Lingonberry (Vaccinium vitis-Idaea L) Mobilizes L6 Muscle GLUT4 Transporters and Exerts Anti-Obesity and Antidiabetic Effects in vivo

Research Article

Austin J Endocrinol Diabetes. 2014;1(3): 1012.

Lingonberry (Vaccinium vitis-Idaea L) Mobilizes L6 Muscle GLUT4 Transporters and Exerts Anti-Obesity and Antidiabetic Effects in vivo

Hoda M Eid1,2,5, Antoine Brault1,2, Meriem Ouchfoun1,2, Farah Thong4, Diane Vallerand1,2, Lina Musallam1,2, John T Arnason2,3, Gary Sweeney4 and Pierre S Haddad1,2*

1Natural Health Products and Metabolic Diseases Laboratory, Dept. of Pharmacology, Université de Montrèal, Montreal, Quebec, Canada

2Canadian Institutes of Health Research Team in Aboriginal Antidiabetic Medicines and Montreal Diabetes Research Center, Montreal, Quebec, Canada

3Phytochemistry, Medicinal Plant and Ethnopharmacology Laboratory, Dept. of Biology, University of Ottawa, Ottawa, Ontario, Canada

4Dept. of Biology, York University, Toronto, Ontario, Canada

5Department of Pharmacognosy, University of Beni-seuf, Beni-seuf, Egypt

*Corresponding author: Pierre S. Haddad, Department of Pharmacology, Université de Montréal, P.O. Box 6128, Centre-Ville Station, Montreal, Quebec, H3C 3J7 Canada,

Received: February 10, 2014; Accepted: March 06, 2014; Published: March 13, 2014


Lingonberry (Vaccinium vitis-idaea L.) is an important part of Scandinavian diet. It is also popular in some parts of Europe and North America, and is used to produce confectionary and food products. This plant has been identified among species used by the Cree of EeyouIstchee (northern Quebec) to treat symptoms of diabetes.

In a previous study, the ethanol extract of V. vitis berries enhanced glucose uptake in C2C12 muscle cells through stimulation of AMP–activated protein kinase (AMPK) pathway. In this study, we firstly investigated the effect of this product on the translocation of insulin–sensitive glucose transporters GLUT4 in L6-GLUT4myc skeletal muscle cells. V. vitis extract (200 μg⁄ml, 18h) significantly increased glucose uptake and induced GLUT4 translocation to the cell membrane of L6 cells through an insulin–independent mechanism involving AMPK.

Secondly, we carried out in vivo experiment to validate its antidiabetic effect. The extract was administered to diabetic KKAy mice for 10 days. V. vitis decreased glycaemia, cumulative food intake and body weight. Moreover, V. vitis tended to increase skeletal muscle GLUT4 expression and attenuated hepatic statuses.

These results demonstrate that V. vitis berries represent a promising avenue for the culturally adapted management of obesity and diabetes in Canadian aboriginals.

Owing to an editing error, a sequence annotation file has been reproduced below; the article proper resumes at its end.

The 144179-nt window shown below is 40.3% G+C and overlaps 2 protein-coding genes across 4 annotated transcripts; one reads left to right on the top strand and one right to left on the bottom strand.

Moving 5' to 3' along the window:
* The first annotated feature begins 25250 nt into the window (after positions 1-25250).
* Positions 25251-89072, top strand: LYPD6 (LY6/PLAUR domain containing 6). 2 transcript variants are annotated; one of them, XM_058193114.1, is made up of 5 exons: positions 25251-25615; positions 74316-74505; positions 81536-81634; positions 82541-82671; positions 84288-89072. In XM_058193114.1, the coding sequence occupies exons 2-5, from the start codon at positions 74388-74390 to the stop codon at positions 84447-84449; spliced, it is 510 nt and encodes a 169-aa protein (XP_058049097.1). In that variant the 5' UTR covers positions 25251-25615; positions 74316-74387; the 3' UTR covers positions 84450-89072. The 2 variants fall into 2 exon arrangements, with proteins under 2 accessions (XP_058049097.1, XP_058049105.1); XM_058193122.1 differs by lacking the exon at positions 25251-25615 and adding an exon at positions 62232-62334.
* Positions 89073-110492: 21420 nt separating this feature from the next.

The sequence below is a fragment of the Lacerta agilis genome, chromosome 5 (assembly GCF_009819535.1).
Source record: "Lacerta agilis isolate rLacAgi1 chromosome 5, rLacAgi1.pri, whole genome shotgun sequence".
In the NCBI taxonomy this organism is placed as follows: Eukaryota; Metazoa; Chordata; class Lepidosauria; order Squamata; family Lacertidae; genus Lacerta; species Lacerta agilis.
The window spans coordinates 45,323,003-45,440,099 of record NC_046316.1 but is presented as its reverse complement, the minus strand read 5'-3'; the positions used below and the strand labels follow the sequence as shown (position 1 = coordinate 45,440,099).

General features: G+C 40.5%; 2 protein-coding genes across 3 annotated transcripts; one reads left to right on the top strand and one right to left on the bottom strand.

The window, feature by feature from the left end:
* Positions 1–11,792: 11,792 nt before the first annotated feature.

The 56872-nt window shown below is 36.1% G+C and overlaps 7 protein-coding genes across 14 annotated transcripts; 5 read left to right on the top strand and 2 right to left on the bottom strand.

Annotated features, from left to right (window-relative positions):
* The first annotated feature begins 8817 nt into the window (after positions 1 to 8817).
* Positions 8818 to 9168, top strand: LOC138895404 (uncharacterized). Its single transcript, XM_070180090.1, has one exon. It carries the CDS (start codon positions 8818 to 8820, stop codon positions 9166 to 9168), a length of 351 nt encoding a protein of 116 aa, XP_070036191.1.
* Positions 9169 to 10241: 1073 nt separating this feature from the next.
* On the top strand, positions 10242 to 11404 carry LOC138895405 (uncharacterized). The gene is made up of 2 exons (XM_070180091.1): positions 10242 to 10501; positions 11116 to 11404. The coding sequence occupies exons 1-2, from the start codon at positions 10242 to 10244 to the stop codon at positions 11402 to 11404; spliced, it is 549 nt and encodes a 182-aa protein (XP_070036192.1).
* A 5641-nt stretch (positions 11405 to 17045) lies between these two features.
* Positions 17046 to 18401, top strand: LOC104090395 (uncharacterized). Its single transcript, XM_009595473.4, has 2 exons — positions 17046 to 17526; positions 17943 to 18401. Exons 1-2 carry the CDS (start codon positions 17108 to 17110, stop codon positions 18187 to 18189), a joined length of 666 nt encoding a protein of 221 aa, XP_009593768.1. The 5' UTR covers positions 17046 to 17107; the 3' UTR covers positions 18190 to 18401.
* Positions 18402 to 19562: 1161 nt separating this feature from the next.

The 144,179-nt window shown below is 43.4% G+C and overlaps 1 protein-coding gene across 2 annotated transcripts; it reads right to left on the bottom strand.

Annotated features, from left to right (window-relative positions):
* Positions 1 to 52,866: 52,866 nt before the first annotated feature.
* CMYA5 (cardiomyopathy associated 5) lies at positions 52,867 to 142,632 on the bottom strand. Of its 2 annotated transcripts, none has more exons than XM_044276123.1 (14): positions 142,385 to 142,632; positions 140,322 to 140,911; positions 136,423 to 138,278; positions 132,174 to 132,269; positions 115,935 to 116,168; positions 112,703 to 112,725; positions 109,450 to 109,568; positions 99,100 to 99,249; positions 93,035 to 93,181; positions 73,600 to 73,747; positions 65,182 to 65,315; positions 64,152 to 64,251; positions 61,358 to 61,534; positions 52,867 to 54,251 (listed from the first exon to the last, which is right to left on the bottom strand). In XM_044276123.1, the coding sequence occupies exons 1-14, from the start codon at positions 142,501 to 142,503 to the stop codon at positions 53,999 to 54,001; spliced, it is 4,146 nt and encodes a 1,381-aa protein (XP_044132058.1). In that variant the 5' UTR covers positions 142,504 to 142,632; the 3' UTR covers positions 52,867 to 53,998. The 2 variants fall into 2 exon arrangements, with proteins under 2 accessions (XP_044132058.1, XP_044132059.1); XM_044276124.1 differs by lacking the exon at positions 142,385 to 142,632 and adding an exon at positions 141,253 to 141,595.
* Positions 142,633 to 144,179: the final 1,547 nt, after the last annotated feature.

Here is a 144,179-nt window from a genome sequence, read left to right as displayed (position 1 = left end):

Keywords: Type 2 diabetes mellitus; Obesity; GLUT4; V. vitis; lingonberry; KKAy mice; AMPK.


Several members of the genus Vaccinium bear edible berries; many of them are reputed for their antidiabetic activity. European blueberry or bilberry (V. myrtillus L.) were widely used in Europe to treat diabetes prior to the discovery of insulin [1]. In one study, unsweetened cranberry juice (V. macrocarpon Ait.) helped to lower blood glucose levels in patients with type 2 diabetes [2]. In addition,Canadian blueberry (V. angustofolium Ait.) has been observed to exhibit antidiabetic activities in cultured skeletal muscle [3]. Finally, a recent study has shown that the bio–transformed blueberry juice incorporated in the drinking water reduced hyperglycemia of diabetic KKAy mice [4].

Aboriginal populations are particularly at risk for developing type 2 diabetes mellitus and its complications. In Canada, the prevalence of diabetes for these populations is at least three times higher than that of the general population and is expected to increase three–fold over the next 20 years [5]. Lingonberry (Vaccinium vitis–idaea L.), known also as mountain cranberry or partridgeberry, is consumed by the Cree communities of EeyouIstchee (CEI, Eastern James Bay region of the Canadian province of Quebec) not only as food but also as medicine to treat symptoms of diabetes including frequent urination [6,7]. Our research team identified his plant during a previous bioactivity screening study [8], as part of a project aiming to provide culturally relevant alternative treatment options for Cree diabetics, whose disease prevalence is among the highest in Canada.